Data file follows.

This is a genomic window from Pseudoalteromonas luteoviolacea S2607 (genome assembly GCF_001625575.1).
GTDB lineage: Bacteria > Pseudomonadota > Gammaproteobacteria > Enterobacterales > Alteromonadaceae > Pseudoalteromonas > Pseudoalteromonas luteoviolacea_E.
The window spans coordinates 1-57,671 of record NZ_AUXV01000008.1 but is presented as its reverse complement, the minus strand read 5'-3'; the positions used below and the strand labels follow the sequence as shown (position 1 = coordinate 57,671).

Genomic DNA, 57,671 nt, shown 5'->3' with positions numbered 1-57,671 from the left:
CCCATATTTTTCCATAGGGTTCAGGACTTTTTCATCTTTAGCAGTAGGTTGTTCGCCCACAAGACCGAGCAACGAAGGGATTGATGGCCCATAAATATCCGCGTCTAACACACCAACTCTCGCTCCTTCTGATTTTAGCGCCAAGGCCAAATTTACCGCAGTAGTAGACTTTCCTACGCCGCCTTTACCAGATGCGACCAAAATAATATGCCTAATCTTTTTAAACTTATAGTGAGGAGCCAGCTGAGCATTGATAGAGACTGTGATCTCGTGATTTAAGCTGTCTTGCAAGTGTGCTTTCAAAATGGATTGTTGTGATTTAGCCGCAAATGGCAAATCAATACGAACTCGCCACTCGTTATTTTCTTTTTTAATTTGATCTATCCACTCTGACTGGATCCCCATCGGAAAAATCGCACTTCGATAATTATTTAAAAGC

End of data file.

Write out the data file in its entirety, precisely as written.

This is a genomic window from Pseudoalteromonas luteoviolacea S2607 (genome assembly GCF_001625575.1).
GTDB lineage: Bacteria > Pseudomonadota > Gammaproteobacteria > Enterobacterales > Alteromonadaceae > Pseudoalteromonas > Pseudoalteromonas luteoviolacea_E.
The window spans coordinates 1-57,671 of record NZ_AUXV01000008.1 but is presented as its reverse complement, the minus strand read 5'-3'; the positions used below and the strand labels follow the sequence as shown (position 1 = coordinate 57,671).

Genomic DNA, 57,671 nt, shown 5'->3' with positions numbered 1-57,671 from the left:
CCCATATTTTTCCATAGGGTTCAGGACTTTTTCATCTTTAGCAGTAGGTTGTTCGCCCACAAGACCGAGCAACGAAGGGATTGATGGCCCATAAATATCCGCGTCTAACACACCAACTCTCGCTCCTTCTGATTTTAGCGCCAAGGCCAAATTTACCGCAGTAGTAGACTTTCCTACGCCGCCTTTACCAGATGCGACCAAAATAATATGCCTAATCTTTTTAAACTTATAGTGAGGAGCCAGCTGAGCATTGATAGAGACTGTGATCTCGTGATTTAAGCTGTCTTGCAAGTGTGCTTTCAAAATGGATTGTTGTGATTTAGCCGCAAATGGCAAATCAATACGAACTCGCCACTCGTTATTTTCTTTTTTAATTTGATCTATCCACTCTGACTGGATCCCCATCGGAAAAATCGCACTTCGATAATTATTTAAAAGC